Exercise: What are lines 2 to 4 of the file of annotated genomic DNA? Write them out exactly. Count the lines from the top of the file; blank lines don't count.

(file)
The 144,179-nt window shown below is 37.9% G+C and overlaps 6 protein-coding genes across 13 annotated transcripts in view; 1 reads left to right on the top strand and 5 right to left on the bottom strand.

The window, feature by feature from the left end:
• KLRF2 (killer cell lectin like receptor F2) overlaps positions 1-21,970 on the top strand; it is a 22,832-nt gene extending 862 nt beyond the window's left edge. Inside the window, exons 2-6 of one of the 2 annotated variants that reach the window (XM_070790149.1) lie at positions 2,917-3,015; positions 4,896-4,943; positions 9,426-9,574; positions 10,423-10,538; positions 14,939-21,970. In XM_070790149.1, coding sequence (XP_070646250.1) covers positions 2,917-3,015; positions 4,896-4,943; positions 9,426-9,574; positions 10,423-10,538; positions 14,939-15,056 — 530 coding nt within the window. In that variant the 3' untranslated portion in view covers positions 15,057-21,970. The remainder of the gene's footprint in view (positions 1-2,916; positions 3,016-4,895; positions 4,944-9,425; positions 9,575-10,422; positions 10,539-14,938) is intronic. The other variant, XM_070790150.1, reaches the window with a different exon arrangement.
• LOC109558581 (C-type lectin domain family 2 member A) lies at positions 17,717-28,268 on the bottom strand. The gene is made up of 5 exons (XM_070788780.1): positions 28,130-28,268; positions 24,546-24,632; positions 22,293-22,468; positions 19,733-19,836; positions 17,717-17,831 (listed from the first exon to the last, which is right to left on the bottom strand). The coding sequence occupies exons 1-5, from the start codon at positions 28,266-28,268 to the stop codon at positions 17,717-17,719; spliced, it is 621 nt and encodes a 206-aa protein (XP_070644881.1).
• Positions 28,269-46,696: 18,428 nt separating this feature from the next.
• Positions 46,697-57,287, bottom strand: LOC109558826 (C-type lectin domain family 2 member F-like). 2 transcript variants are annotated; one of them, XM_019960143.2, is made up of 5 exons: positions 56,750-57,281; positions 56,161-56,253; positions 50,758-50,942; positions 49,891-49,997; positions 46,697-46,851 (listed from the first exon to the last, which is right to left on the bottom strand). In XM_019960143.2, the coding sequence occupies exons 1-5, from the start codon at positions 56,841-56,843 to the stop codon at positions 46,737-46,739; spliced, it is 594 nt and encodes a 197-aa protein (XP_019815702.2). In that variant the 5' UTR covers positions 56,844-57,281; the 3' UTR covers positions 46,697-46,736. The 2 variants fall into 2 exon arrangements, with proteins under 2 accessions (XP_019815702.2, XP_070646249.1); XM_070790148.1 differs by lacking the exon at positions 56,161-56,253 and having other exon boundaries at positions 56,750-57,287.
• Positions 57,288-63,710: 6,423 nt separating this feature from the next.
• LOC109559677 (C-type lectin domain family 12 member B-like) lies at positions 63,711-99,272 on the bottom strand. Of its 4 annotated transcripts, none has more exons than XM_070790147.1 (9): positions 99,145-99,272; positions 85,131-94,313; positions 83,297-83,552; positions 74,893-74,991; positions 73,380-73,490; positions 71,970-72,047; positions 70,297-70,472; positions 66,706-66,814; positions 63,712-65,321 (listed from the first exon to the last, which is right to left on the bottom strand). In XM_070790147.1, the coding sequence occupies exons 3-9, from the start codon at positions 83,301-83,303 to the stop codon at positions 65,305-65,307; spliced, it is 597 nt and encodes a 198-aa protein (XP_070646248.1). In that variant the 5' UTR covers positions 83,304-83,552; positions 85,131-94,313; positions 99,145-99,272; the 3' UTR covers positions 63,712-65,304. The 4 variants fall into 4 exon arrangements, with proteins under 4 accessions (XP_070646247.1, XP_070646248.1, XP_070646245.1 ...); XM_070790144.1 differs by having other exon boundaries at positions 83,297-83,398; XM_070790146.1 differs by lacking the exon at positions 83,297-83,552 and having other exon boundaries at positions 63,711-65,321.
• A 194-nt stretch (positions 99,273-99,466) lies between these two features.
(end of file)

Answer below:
The window, feature by feature from the left end:
• KLRF2 (killer cell lectin like receptor F2) overlaps positions 1-21,970 on the top strand; it is a 22,832-nt gene extending 862 nt beyond the window's left edge. Inside the window, exons 2-6 of one of the 2 annotated variants that reach the window (XM_070790149.1) lie at positions 2,917-3,015; positions 4,896-4,943; positions 9,426-9,574; positions 10,423-10,538; positions 14,939-21,970. In XM_070790149.1, coding sequence (XP_070646250.1) covers positions 2,917-3,015; positions 4,896-4,943; positions 9,426-9,574; positions 10,423-10,538; positions 14,939-15,056 — 530 coding nt within the window. In that variant the 3' untranslated portion in view covers positions 15,057-21,970. The remainder of the gene's footprint in view (positions 1-2,916; positions 3,016-4,895; positions 4,944-9,425; positions 9,575-10,422; positions 10,539-14,938) is intronic. The other variant, XM_070790150.1, reaches the window with a different exon arrangement.
• LOC109558581 (C-type lectin domain family 2 member A) lies at positions 17,717-28,268 on the bottom strand. The gene is made up of 5 exons (XM_070788780.1): positions 28,130-28,268; positions 24,546-24,632; positions 22,293-22,468; positions 19,733-19,836; positions 17,717-17,831 (listed from the first exon to the last, which is right to left on the bottom strand). The coding sequence occupies exons 1-5, from the start codon at positions 28,266-28,268 to the stop codon at positions 17,717-17,719; spliced, it is 621 nt and encodes a 206-aa protein (XP_070644881.1).